Delayed Justice

After a 30-year struggle, the wheels of justice in Argentina get a solid turn


| June 22, 2006


Thirty years ago, the military regime that controlled Argentina waged a 'Dirty War' against its own citizens, kidnapping, torturing, and killing an estimated 30,000 Argentineans who came to be known as los desaparecidos, or 'the disappeared.' The government tried to erase the victims and all memory of them, but according to Adam Karlin of the Christian Science Monitor, after decades of vigilance by dedicated activists, the first in a series of trials finally began on June 20, signaling a move toward remembering the victims and bringing justice to their families.

A key force behind the movement for justice has been the Mothers and the Grandmothers of the Plaza de Mayo. Marc B. Haefele of the Boston Review reports on these women who, armed with white bandanas and signs reading 'Silence is treason,' began marching around the central plaza of Buenos Aires after their sons and daughters began disappearing. The group paid a high price when, Haefele reports, '14 of its original protesters, including the founder Azucena Villaflor and two French nuns' were abducted and murdered.

Rather than give up, the women became relentless, and continue to this day in the search for their children and grandchildren -- a search made difficult because many were given new names and falsified birth certificates. 'Up to 500 children of desaparecidos, some born to imprisoned mothers and others only babies when they were kidnapped along with their parents, were given away, mostly to police and military families,' reports Joseph Huff-Hannon of In These Times.

One of these children was Juan Cabandie, who spent 26 years as Mariano Falco after he was separated from his parents in the detention center known as ESMA (Army School of Mechanics). 'I was born here at the ESMA,' Cabandie told a rally of supporters on March 24, 'a national day of memory' declared by President Nestor Kirchner. 'I spent only 15 days here with my mother before they took her away.'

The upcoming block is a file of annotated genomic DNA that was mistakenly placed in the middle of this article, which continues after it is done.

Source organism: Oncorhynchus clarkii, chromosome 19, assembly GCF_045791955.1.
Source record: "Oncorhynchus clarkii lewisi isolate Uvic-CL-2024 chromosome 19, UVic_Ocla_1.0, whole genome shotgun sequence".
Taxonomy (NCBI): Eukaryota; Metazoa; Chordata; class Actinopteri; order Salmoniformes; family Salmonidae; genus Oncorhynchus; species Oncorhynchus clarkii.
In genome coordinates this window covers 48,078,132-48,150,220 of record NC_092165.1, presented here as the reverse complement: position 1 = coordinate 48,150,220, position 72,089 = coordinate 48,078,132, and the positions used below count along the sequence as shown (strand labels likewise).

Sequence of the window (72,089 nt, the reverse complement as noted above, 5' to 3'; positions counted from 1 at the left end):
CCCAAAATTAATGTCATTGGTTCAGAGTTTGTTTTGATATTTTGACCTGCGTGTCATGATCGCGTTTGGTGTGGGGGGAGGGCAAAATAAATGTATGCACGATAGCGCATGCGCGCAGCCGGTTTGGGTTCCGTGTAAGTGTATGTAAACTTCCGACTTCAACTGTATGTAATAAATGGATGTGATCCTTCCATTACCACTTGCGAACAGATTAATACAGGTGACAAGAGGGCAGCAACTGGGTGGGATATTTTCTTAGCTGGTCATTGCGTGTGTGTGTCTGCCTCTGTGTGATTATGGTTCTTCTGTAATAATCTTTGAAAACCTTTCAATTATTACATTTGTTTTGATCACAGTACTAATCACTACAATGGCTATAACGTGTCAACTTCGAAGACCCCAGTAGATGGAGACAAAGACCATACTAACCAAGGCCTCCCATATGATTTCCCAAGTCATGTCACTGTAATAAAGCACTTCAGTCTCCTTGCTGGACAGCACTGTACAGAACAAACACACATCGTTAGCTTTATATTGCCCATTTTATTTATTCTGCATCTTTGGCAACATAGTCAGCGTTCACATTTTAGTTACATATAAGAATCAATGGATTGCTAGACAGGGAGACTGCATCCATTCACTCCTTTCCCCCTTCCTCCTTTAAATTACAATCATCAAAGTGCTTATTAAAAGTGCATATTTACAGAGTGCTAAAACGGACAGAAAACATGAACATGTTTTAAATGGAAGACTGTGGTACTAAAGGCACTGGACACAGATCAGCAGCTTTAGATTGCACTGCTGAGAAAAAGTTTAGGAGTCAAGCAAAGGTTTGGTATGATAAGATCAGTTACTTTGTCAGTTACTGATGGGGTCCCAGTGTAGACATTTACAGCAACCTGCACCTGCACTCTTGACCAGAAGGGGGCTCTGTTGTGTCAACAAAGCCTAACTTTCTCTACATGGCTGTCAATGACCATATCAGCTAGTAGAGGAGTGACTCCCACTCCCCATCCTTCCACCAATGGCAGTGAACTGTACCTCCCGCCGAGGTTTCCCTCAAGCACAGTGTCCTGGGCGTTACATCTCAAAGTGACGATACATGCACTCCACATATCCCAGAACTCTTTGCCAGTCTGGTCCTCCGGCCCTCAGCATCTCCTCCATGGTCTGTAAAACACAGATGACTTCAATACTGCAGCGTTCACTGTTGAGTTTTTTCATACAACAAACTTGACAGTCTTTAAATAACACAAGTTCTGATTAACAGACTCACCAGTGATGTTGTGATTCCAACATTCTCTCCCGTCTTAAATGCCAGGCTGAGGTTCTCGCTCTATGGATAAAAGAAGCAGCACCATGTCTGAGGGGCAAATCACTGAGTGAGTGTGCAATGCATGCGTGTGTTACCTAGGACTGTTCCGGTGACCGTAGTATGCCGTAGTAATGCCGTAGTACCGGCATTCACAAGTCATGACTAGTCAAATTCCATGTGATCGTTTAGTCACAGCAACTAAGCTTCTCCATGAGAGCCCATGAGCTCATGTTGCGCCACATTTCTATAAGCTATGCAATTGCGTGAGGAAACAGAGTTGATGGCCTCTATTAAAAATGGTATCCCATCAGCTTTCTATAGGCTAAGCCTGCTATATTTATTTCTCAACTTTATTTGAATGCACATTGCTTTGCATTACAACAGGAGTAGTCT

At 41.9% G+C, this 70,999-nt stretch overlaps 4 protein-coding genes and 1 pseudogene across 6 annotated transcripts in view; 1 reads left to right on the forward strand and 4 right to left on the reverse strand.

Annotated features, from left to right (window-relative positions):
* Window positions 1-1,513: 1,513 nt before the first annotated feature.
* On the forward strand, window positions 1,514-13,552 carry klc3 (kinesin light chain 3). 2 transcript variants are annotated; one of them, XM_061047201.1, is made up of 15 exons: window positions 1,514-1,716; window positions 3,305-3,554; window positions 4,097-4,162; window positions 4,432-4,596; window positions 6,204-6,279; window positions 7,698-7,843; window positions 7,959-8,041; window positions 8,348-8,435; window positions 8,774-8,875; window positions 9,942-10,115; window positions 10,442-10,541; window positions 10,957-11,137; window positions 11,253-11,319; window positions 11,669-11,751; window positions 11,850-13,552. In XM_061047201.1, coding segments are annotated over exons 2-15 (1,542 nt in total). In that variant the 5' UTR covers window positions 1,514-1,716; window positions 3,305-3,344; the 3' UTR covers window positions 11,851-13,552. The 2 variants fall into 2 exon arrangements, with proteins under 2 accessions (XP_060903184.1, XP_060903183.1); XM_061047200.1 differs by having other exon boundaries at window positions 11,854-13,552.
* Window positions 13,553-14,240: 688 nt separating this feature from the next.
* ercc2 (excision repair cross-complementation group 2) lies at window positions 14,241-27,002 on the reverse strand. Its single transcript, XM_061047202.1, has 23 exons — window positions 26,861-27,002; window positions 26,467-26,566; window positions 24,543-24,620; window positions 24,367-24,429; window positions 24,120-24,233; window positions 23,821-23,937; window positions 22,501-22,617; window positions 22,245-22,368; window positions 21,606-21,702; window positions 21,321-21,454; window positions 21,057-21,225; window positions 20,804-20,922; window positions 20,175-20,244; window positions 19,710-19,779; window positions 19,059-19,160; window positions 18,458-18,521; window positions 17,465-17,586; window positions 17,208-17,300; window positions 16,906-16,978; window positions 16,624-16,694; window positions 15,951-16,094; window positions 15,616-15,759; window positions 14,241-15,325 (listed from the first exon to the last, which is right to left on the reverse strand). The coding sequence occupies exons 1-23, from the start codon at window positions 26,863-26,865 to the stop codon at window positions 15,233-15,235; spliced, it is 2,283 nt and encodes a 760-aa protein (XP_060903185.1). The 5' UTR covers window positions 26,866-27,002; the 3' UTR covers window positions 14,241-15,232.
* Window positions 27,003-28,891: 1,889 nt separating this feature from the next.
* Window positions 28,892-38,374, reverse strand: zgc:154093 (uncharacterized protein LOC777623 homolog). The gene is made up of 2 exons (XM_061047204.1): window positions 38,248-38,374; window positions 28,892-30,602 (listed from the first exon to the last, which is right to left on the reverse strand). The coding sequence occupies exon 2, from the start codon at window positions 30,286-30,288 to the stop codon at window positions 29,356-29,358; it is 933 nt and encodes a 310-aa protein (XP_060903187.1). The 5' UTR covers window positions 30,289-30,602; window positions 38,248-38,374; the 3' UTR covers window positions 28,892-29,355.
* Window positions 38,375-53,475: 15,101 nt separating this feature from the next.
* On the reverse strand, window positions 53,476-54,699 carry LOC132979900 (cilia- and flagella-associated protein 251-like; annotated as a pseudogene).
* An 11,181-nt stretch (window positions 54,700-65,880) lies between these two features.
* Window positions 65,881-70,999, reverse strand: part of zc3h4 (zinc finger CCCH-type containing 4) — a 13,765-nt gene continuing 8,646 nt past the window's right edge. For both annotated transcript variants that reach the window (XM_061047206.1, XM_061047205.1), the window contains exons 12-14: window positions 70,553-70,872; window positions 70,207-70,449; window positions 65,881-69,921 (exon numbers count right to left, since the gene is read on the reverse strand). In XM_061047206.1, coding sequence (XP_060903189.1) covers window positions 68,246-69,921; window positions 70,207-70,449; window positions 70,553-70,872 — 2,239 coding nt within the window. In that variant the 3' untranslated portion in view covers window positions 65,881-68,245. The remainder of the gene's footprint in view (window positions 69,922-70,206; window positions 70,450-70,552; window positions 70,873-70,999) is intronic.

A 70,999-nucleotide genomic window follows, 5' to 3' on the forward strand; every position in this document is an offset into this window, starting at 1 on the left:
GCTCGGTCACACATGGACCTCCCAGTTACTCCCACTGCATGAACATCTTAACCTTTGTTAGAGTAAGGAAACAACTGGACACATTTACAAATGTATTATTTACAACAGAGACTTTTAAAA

ESMA, one of the most notorious places of torture in Argentina, has been turned into a museum and 'memory space' by Kirchner. According to Haefele, the military once tried to cover up the past by renovating the building, but it now stands as a memorial to honor the memory of people like Cabandie's parents. 'The ESMA memory space is a key part of this swerving new democracy's campaign against its past,' Haefele writes.

The trials that began June 20 are the next step in this campaign and the path towards justice. Trials were held before, but they amounted to little more than a kangaroo court, since the perpetrators of the atrocities were protected by amnesty laws. Last year, the Christian Science Monitor's Karlin reports, the supreme court of Argentina deemed the amnesty laws unconstitutional, so this time the trials could make a difference. The very possibility of justice can be seen as a direct result of the decades-long vigilance of groups like the Mothers of the Plaza de Mayo. 'It has been a continuing struggle,' says Nora Corti?as, one of the Mothers quoted by Karlin. 'We are reclaiming, day by day, truth and justice.'






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